This poses an additional hazard to the health of urban and rural communities in low-income countries and communities dependent on these rivers and floodplains, especially in regions already burdened with water-related diseases. In industrialised nations in Western Europe, including the UK, and the United States, this contamination constitutes a major and growing constraint to water and food security, compromises vital ecosystem services, and contributes to antimicrobial resistance in the environment.

Rapid growth in global metal mining is crucial if the world is to make the transition to green energy.”, said Professor Chris Thomas who led the analysis and modelling, “Much of the estimated global contamination we have mapped is a legacy from the industrial era – rightly, modern mining is being encouraged to prioritise environmental sustainability. Our methods, which also work at local scales, add an important new approach in this process for which have set up an applied unit of our research centre ‘Water and Planetary Health Analytics’ to work with the sector.”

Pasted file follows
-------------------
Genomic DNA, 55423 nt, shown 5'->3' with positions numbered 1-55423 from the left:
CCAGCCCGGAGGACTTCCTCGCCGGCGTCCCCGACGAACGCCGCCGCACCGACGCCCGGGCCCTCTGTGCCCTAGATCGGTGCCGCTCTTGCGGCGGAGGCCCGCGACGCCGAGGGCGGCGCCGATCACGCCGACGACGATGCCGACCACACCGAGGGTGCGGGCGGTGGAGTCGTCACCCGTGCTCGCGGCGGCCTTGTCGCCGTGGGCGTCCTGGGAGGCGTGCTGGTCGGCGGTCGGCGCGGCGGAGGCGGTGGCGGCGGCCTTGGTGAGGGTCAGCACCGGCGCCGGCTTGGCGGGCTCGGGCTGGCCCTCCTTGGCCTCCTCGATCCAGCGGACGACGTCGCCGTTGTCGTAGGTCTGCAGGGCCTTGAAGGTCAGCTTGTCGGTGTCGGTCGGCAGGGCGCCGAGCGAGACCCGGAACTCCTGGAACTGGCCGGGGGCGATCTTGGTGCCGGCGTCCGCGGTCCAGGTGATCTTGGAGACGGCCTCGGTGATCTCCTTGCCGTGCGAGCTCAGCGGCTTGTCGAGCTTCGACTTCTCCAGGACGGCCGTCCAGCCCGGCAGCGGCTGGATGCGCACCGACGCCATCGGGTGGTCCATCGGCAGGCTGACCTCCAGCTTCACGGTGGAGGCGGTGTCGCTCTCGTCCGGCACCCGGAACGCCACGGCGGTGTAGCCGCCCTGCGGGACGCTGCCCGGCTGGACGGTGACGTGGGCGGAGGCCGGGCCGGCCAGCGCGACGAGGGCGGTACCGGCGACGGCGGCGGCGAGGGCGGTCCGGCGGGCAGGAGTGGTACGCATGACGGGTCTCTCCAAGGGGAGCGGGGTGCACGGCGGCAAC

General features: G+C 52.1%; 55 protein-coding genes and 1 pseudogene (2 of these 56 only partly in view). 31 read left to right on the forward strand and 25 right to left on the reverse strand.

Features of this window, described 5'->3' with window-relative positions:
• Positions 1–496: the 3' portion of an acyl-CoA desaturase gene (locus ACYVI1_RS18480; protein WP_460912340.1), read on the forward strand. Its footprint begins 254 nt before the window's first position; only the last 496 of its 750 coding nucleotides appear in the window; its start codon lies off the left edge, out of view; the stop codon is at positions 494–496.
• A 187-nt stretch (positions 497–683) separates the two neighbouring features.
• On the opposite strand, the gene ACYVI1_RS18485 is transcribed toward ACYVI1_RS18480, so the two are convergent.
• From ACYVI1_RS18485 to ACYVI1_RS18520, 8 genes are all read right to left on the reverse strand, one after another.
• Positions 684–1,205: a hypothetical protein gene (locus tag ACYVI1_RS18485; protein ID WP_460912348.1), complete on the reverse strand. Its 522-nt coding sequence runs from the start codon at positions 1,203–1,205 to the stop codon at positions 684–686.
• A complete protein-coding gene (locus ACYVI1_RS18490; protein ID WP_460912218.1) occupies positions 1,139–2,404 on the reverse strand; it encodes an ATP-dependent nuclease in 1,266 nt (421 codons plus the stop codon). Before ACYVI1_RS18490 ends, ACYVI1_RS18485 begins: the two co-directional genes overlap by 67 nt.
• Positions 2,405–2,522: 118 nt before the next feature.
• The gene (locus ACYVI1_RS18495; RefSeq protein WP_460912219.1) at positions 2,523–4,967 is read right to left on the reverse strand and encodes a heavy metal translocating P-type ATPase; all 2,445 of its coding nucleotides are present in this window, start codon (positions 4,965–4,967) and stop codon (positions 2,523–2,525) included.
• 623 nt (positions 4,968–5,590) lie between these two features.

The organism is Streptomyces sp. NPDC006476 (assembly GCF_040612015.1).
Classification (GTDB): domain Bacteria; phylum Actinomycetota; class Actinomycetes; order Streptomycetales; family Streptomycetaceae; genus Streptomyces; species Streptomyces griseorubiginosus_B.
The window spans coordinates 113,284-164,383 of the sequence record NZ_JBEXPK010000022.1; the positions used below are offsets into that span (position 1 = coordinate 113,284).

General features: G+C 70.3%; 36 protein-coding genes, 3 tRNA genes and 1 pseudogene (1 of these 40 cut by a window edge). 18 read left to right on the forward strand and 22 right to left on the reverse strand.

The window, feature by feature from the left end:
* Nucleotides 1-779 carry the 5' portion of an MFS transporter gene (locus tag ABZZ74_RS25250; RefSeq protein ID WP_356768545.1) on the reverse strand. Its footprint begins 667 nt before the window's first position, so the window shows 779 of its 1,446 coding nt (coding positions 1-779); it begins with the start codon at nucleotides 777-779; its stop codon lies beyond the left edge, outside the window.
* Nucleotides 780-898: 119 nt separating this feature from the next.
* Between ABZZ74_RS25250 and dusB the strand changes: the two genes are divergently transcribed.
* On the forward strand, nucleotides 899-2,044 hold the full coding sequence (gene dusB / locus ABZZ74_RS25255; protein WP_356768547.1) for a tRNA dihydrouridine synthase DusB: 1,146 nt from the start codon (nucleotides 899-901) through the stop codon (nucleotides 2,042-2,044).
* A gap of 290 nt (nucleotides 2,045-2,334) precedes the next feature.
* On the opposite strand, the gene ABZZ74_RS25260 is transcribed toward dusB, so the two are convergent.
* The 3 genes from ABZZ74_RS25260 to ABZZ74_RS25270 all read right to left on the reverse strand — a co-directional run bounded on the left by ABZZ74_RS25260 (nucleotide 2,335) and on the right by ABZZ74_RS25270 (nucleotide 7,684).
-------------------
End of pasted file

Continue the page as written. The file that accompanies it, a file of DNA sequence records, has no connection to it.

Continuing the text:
Professor Deanna Kemp from the University of Queensland’s Sustainable Minerals Institute, who was part of the team behind the study, called the results “sobering.”

“At a basic level, these findings remind us that mining can cause extensive downstream damage over long periods of time.” Kemp said. “Many people benefit from mining and metals, but we must do more to understand and prevent the negative effects on people who live and work in affected areas.”